For a solid week, nature has capped the region under a brooding, leaky, gray ceiling. The copy-and paste weather forecasts — as in "cloudy with showers," "cloudy with showers," and "cloudy with showers" — now lap well into next week.
Not surprisingly, the National Weather Service has the entire region under a flash-flood watch until 6 p.m. Saturday. Already over 3 inches of rain has fallen in the last week officially in Philadelphia, with 1 to 4 more coming.
Keep the mowers handy. The trees and grasses are lapping it up, said Dave Dombek, a meteorologist with AccuWeather Inc. "The vegetation is going to be like a tropical rain forest," he said.
That may well have an effect on temperatures and humidities once the rain shuts off, assuming it does.
For all that rain, however, the waterways weren't looking particularly scary Friday morning, and the streams that were brimming Thursday, such as the East Branch of the Brandywine Creek, have backed off considerably.
The forecasts call for Delaware River at Burlington and at Washington Avenue in Philadelphia to flirt with or go over flood stages on Saturday.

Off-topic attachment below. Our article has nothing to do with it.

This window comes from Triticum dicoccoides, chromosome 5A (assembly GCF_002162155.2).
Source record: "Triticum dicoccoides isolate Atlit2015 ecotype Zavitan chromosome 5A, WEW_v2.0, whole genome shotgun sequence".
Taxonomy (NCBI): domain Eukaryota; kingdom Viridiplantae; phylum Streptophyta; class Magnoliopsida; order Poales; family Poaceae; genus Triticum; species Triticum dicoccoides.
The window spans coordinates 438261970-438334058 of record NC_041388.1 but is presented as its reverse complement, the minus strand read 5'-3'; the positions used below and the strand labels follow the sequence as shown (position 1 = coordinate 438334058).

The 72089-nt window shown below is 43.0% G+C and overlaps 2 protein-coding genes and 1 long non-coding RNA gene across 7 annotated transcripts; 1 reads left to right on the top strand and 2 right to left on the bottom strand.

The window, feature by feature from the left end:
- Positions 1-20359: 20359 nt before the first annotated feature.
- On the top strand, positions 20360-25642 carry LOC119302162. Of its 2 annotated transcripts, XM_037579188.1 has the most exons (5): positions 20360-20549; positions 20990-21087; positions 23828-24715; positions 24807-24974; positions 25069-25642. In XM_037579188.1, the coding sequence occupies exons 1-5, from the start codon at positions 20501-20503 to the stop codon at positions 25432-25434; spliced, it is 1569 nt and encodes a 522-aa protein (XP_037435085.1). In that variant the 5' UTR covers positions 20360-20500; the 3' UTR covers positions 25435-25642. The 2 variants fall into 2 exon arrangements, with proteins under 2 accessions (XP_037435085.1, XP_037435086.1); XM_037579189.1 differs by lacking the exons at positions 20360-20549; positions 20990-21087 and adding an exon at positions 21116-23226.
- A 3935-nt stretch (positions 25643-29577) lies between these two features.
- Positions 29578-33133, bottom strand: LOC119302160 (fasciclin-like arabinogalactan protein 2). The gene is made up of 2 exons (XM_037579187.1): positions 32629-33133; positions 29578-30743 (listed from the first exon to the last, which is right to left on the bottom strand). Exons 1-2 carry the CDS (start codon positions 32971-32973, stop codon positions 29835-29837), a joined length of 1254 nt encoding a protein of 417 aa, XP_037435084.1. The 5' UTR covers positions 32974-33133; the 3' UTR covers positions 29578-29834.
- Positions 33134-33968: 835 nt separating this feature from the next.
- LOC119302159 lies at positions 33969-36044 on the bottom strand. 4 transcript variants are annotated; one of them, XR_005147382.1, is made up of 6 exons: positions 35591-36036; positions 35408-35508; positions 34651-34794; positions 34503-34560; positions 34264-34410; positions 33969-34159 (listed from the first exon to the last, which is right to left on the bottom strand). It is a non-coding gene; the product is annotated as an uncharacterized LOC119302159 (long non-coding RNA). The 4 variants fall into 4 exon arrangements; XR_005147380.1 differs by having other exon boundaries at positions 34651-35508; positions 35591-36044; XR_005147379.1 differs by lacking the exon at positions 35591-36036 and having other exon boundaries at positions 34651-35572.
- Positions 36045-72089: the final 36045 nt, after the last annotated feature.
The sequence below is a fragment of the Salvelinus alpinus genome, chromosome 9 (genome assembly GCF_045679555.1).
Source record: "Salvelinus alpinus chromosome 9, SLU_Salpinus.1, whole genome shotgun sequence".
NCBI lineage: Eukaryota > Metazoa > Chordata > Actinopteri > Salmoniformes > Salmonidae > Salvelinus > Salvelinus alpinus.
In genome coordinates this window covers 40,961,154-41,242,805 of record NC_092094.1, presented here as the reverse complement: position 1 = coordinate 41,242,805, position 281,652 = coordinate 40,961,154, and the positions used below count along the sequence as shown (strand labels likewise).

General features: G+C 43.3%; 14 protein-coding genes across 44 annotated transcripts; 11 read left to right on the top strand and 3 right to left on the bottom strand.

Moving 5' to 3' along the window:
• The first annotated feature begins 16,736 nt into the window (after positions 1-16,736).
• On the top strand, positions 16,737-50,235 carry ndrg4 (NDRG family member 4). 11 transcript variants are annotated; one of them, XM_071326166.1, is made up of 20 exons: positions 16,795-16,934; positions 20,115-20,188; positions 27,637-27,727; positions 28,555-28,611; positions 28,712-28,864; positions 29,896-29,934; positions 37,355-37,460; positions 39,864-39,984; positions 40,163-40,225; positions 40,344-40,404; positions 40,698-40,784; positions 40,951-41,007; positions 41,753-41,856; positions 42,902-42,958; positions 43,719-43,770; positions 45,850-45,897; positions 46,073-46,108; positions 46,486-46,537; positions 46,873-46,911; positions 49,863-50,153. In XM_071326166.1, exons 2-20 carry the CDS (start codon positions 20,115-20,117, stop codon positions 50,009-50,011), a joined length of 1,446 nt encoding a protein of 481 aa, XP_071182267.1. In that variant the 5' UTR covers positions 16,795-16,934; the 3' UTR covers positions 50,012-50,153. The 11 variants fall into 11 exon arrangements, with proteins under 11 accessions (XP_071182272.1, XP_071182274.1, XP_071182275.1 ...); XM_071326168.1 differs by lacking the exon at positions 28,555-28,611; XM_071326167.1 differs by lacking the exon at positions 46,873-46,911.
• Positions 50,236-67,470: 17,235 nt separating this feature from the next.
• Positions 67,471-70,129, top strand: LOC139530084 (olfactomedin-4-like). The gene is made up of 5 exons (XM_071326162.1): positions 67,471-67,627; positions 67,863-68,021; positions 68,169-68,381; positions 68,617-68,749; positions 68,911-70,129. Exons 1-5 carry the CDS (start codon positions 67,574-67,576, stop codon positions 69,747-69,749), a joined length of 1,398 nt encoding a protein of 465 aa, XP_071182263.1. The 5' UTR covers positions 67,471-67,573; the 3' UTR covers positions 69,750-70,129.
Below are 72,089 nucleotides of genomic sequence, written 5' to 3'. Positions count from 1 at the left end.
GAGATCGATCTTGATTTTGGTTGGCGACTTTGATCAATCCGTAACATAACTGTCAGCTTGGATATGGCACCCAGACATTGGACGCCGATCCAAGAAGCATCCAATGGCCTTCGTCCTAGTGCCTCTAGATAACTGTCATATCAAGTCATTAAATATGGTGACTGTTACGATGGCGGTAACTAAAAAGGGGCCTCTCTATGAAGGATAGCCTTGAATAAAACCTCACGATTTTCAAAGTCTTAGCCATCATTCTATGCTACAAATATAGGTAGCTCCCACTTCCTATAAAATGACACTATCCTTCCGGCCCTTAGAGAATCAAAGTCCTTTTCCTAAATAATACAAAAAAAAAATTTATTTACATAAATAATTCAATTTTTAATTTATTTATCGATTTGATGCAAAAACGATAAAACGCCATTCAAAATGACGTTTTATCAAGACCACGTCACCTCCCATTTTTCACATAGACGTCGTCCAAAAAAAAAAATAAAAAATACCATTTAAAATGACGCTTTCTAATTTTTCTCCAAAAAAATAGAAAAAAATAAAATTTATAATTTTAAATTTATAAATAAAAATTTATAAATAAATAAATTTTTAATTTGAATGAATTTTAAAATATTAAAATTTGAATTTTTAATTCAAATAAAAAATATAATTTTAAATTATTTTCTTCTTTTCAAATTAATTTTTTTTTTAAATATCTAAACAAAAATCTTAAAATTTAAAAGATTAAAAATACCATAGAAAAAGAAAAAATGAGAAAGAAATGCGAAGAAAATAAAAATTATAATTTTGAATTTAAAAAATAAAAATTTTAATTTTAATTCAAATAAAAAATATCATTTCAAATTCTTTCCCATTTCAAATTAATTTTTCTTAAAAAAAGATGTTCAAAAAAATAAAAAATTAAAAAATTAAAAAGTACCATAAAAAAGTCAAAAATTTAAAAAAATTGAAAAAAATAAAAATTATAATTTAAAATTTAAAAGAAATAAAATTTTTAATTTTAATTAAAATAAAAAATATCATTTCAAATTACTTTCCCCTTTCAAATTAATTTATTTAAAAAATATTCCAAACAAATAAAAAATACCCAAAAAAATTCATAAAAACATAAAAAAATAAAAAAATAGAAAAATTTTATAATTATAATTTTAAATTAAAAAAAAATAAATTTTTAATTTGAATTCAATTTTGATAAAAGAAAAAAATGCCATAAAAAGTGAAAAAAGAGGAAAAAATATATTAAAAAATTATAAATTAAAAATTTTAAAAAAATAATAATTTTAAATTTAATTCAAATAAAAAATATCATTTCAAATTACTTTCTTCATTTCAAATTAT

Significant rains are expected into Saturday, and "there can be a time in there where you could really get some pretty good downpours," said Dombek.
The weather service says a "variety of flooding types are all possible," including poor-drainage and flash-flooding during the strong thunderstorms.
And we notice that the ending times of the soggy siege keep getting pushed back. The forecasts has showers into Wednesday.
So what is going on out there?
The front that set off that wild squall line that incited even the ocean to riot, generating a meteotsunami off Atlantic City, has stalled to the south of the region.
It has assumed a new career as a highway for subtropical moisture. Meanwhile, high pressure in the western Atlantic is helping to direct those soggy impulses from scooting out to sea.
A refreshing air mass from Canada is nosing southward, said Dombek, but it's not going to get here. In fact, it's not going to help at all, as the proximity of such contrasting air could enhance the rainfall.
"It's kind of a squeeze play," Dombek said. "It's not going to change much at all."
The key to the flooding potential, of course, would be in the timing: A well-spaced four-inch total rainfall would be more benign than a two-inch downpour.
Downpours are in play, Dombek said.
"Since this moisture has a tropical component, there's always the possibility that some areas overachieve," he said.
In the aftermath, he said, the wet grounds and vegetation would retard heating since the sun has to use some of its energy for evaporation. But that also would mean an increase in humidity.
At least no tsunamis are in the forecast.